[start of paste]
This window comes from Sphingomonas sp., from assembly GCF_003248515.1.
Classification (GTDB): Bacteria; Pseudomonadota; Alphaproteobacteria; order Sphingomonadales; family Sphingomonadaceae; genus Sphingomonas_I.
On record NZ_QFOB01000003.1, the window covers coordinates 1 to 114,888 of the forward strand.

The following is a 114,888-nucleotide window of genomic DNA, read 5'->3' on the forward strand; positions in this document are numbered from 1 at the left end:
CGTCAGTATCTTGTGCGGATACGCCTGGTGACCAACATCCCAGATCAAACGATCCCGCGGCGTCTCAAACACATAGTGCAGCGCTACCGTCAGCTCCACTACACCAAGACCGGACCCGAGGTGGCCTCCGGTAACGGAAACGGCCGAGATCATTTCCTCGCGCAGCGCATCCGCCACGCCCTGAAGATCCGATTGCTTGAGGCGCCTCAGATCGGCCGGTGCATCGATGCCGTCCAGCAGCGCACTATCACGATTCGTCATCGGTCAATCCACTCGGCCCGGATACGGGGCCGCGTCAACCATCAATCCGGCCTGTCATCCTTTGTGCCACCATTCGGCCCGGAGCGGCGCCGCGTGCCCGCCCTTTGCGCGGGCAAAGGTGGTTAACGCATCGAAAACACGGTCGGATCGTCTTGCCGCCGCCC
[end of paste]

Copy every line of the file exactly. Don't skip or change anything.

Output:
This window comes from Sphingomonas sp., from assembly GCF_003248515.1.
Classification (GTDB): Bacteria; Pseudomonadota; Alphaproteobacteria; order Sphingomonadales; family Sphingomonadaceae; genus Sphingomonas_I.
On record NZ_QFOB01000003.1, the window covers coordinates 1 to 114,888 of the forward strand.

The following is a 114,888-nucleotide window of genomic DNA, read 5'->3' on the forward strand; positions in this document are numbered from 1 at the left end:
CGTCAGTATCTTGTGCGGATACGCCTGGTGACCAACATCCCAGATCAAACGATCCCGCGGCGTCTCAAACACATAGTGCAGCGCTACCGTCAGCTCCACTACACCAAGACCGGACCCGAGGTGGCCTCCGGTAACGGAAACGGCCGAGATCATTTCCTCGCGCAGCGCATCCGCCACGCCCTGAAGATCCGATTGCTTGAGGCGCCTCAGATCGGCCGGTGCATCGATGCCGTCCAGCAGCGCACTATCACGATTCGTCATCGGTCAATCCACTCGGCCCGGATACGGGGCCGCGTCAACCATCAATCCGGCCTGTCATCCTTTGTGCCACCATTCGGCCCGGAGCGGCGCCGCGTGCCCGCCCTTTGCGCGGGCAAAGGTGGTTAACGCATCGAAAACACGGTCGGATCGTCTTGCCGCCGCCC